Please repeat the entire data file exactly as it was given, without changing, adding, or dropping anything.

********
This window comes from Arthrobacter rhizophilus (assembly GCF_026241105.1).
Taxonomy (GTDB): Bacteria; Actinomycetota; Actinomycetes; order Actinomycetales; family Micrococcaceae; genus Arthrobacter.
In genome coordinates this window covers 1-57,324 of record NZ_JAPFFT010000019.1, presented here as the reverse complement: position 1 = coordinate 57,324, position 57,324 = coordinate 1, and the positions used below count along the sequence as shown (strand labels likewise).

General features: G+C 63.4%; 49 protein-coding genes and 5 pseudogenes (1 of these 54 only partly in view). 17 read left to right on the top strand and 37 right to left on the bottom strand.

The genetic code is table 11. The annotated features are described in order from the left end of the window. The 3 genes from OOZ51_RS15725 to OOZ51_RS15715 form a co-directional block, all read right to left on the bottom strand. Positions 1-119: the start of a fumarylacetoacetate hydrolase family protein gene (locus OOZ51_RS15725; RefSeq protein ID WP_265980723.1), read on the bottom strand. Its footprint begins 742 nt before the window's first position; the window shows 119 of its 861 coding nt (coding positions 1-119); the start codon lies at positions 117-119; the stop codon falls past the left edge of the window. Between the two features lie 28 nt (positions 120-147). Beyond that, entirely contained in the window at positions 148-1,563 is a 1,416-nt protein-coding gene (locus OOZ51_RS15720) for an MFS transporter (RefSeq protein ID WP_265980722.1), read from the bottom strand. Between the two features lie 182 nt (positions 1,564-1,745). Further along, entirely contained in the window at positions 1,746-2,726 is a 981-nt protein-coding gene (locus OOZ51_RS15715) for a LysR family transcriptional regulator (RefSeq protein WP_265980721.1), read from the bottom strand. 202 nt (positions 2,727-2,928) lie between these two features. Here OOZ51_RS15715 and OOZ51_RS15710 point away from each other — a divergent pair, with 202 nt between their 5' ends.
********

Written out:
This window comes from Arthrobacter rhizophilus (assembly GCF_026241105.1).
Taxonomy (GTDB): Bacteria; Actinomycetota; Actinomycetes; order Actinomycetales; family Micrococcaceae; genus Arthrobacter.
In genome coordinates this window covers 1-57,324 of record NZ_JAPFFT010000019.1, presented here as the reverse complement: position 1 = coordinate 57,324, position 57,324 = coordinate 1, and the positions used below count along the sequence as shown (strand labels likewise).

General features: G+C 63.4%; 49 protein-coding genes and 5 pseudogenes (1 of these 54 only partly in view). 17 read left to right on the top strand and 37 right to left on the bottom strand.

The genetic code is table 11. The annotated features are described in order from the left end of the window. The 3 genes from OOZ51_RS15725 to OOZ51_RS15715 form a co-directional block, all read right to left on the bottom strand. Positions 1-119: the start of a fumarylacetoacetate hydrolase family protein gene (locus OOZ51_RS15725; RefSeq protein ID WP_265980723.1), read on the bottom strand. Its footprint begins 742 nt before the window's first position; the window shows 119 of its 861 coding nt (coding positions 1-119); the start codon lies at positions 117-119; the stop codon falls past the left edge of the window. Between the two features lie 28 nt (positions 120-147). Beyond that, entirely contained in the window at positions 148-1,563 is a 1,416-nt protein-coding gene (locus OOZ51_RS15720) for an MFS transporter (RefSeq protein ID WP_265980722.1), read from the bottom strand. Between the two features lie 182 nt (positions 1,564-1,745). Further along, entirely contained in the window at positions 1,746-2,726 is a 981-nt protein-coding gene (locus OOZ51_RS15715) for a LysR family transcriptional regulator (RefSeq protein WP_265980721.1), read from the bottom strand. 202 nt (positions 2,727-2,928) lie between these two features. Here OOZ51_RS15715 and OOZ51_RS15710 point away from each other — a divergent pair, with 202 nt between their 5' ends.